Dry Eye after Eyelid Surgery
By Brian Kobienia, MD, FACS on March 01, 2019
One of the most common effects of aging is diminished skin elasticity. This is most evident on the skin around the face, where sagging and creasing can take a toll on a person’s appearance. Since the skin around the eyes is especially delicate, many people notice a particular impact in this area. Loose skin on the upper lids and undereye bags are common complaints among older patients.
Blepharoplasty, or eyelid surgery, smooths and tightens the skin on the upper and lower eyelids. As with any surgery, blepharoplasty will result in side effects, one of which may be dry eye syndrome.
Dr. Brian J. Kobienia discusses the likelihood of dry eye after eyelid surgery with our Minneapolis, MN patients prior to treatment so that they are well prepared for how to deal with this potential side effect.
How Common Is Dry Eye after Eyelid Surgery?
It is common for patients to deal with some degree of dry eye syndrome as they recover from eyelid surgery. There are a couple of things that can cause dry eye after eyelid surgery.
First, the eyelids will be inflamed in the days and weeks following eyelid surgery. Inflammation can inhibit eyelid functions, such as blinking. If a patient is blinking less, the eye will not get the adequate coating of tear film that it needs to stay moist.
The second likely cause of dry eye after eyelid surgery is a temporary change in the composition of the tears themselves. The tears may not contain the oils and nutrients needed to moisturize. So, while a patient may actually experience excessive tearing as they recover from eyelid surgery, the eyes could still feel dry and itchy.
Any patient can deal with dry eye as they recover from eyelid surgery, but those most at risk include patients who undergo both upper and lower eyelid surgery and those who have dealt with dry eye symptoms in the past. Dry, windy, or dusty conditions can also worsen dry eye symptoms.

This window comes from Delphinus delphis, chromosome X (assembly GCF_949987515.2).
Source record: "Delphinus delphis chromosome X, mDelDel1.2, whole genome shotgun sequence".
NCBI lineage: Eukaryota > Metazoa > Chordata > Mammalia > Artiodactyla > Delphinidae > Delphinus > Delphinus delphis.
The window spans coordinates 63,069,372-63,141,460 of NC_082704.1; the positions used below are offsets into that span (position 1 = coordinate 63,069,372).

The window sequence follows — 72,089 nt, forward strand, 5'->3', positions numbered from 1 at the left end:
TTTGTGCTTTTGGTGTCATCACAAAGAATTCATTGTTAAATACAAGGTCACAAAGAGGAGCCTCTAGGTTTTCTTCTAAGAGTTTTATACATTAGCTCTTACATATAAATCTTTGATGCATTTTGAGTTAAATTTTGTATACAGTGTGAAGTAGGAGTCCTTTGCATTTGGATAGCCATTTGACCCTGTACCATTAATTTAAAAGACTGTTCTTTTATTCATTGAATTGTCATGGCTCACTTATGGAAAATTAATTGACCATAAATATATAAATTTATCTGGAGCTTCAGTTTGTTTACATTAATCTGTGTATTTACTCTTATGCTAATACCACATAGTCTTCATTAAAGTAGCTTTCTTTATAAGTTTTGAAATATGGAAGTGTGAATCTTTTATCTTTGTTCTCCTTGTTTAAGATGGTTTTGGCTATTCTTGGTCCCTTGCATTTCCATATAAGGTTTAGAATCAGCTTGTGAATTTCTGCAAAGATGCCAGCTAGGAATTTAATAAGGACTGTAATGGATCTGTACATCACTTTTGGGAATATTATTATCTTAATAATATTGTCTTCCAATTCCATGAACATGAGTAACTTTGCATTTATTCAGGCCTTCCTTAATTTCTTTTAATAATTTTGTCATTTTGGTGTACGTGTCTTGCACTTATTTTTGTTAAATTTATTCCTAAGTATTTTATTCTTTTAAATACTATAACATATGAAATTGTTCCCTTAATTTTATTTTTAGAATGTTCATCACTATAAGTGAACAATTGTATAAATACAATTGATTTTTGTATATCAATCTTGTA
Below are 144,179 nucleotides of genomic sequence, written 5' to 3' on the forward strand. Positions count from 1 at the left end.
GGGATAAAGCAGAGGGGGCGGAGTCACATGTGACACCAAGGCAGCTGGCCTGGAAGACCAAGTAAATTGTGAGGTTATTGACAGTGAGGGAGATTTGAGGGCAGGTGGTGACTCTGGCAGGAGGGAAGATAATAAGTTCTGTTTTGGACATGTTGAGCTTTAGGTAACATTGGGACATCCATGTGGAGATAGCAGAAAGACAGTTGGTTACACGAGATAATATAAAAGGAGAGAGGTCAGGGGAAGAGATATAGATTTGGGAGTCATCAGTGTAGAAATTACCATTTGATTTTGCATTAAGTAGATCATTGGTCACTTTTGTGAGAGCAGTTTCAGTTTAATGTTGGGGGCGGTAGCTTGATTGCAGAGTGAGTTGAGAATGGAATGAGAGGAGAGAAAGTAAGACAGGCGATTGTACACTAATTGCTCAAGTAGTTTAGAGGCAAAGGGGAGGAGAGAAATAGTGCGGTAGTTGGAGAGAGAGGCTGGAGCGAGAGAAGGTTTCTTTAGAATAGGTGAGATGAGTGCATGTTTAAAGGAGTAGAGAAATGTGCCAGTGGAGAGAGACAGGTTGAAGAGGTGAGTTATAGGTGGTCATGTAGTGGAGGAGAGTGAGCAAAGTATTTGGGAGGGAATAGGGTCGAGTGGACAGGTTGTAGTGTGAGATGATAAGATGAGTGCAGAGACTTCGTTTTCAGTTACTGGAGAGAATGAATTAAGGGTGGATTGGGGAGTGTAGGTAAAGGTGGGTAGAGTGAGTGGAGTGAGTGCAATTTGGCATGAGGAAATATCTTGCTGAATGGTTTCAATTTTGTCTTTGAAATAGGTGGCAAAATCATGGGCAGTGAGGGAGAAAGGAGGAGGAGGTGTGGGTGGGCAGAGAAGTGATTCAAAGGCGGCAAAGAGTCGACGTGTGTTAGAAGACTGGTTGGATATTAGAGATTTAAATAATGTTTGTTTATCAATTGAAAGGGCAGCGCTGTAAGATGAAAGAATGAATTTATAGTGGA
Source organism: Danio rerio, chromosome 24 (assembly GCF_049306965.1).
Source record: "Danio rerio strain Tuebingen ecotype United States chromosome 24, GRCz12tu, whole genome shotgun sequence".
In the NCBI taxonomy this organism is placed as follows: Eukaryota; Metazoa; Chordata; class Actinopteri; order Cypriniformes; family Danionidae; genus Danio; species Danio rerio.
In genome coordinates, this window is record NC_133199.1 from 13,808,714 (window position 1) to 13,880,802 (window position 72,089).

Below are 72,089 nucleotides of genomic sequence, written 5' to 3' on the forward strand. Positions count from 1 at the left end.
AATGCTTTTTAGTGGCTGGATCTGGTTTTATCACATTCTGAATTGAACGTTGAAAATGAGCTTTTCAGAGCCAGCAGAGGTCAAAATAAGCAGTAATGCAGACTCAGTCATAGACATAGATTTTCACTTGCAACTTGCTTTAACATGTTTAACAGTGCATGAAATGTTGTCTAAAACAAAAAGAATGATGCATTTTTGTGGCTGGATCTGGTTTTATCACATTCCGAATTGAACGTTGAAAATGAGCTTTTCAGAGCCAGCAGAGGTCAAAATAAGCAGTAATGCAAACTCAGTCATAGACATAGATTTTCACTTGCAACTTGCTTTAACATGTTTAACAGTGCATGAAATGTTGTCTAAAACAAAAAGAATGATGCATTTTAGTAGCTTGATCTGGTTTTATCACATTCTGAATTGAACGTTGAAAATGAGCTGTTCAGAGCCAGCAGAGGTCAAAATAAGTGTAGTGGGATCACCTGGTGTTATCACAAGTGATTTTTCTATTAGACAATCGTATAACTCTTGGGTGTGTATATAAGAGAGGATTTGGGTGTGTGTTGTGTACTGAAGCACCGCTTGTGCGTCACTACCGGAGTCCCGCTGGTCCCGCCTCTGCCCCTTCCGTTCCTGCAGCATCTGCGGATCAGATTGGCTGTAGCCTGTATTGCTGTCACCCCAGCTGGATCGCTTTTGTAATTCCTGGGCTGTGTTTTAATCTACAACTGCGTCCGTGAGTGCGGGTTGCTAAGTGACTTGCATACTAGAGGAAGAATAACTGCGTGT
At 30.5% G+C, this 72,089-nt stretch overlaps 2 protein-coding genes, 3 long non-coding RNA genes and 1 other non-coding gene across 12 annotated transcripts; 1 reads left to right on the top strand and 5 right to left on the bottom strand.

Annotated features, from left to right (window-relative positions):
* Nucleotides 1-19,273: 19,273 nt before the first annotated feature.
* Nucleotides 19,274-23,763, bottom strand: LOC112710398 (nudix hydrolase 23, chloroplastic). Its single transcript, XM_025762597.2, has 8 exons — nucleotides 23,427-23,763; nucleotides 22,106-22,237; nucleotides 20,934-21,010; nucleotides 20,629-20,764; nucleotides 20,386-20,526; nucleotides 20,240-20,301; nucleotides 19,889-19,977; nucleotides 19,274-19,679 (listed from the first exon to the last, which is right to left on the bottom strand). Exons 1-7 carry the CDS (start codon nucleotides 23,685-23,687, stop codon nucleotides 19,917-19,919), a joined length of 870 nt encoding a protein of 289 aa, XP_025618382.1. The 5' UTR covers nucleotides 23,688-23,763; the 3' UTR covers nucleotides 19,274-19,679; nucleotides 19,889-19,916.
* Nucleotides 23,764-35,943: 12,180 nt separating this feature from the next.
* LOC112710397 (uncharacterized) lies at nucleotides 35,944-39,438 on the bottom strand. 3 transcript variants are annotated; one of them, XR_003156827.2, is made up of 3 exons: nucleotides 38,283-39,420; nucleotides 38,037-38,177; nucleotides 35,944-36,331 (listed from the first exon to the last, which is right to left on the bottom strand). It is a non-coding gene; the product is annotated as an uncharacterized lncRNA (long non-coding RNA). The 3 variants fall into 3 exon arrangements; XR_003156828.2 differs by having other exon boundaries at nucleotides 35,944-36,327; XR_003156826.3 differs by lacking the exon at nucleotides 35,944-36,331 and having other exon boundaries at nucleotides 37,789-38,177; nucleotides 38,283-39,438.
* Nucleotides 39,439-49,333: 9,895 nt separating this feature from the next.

How Long Will It Last?
While a small percent of patients may deal with long-term dry eye syndrome following eyelid surgery, it is much more likely to be a temporary condition.
For most patients, dry eye lasts no more than six to eight weeks. As inflammation subsides, other surgical side effects, including dry eye, should also resolve.
Relieving Dry Eye Symptoms
Even if dry eye is a temporary condition, it can be irritating and uncomfortable for the patient. Fortunately, there are steps a person can take to relieve symptoms of dry eye while the condition persists.
- Apply lubricating eye drops frequently throughout the day
- Use cold compresses to alleviate swelling around the eyelids
- Avoid dry, windy, and dusty environments
- Reduce time in front of bright screens, such as smart phones, computers, or television
If you would like to lift droopy eyelids or eliminate saggy undereye bags, you may be an ideal candidate for blepharoplasty. To learn more about eyelid surgery and the recovery period that follows, contact us at your earliest convenience or call (952) 925-1111 to set up a personal consultation with Dr. Brian J. Kobienia.
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"I am grateful for how easy and comfortable you made me feel at every appointment and every surgery, but most of all I am thankful for all you do and have done for me."- Sandy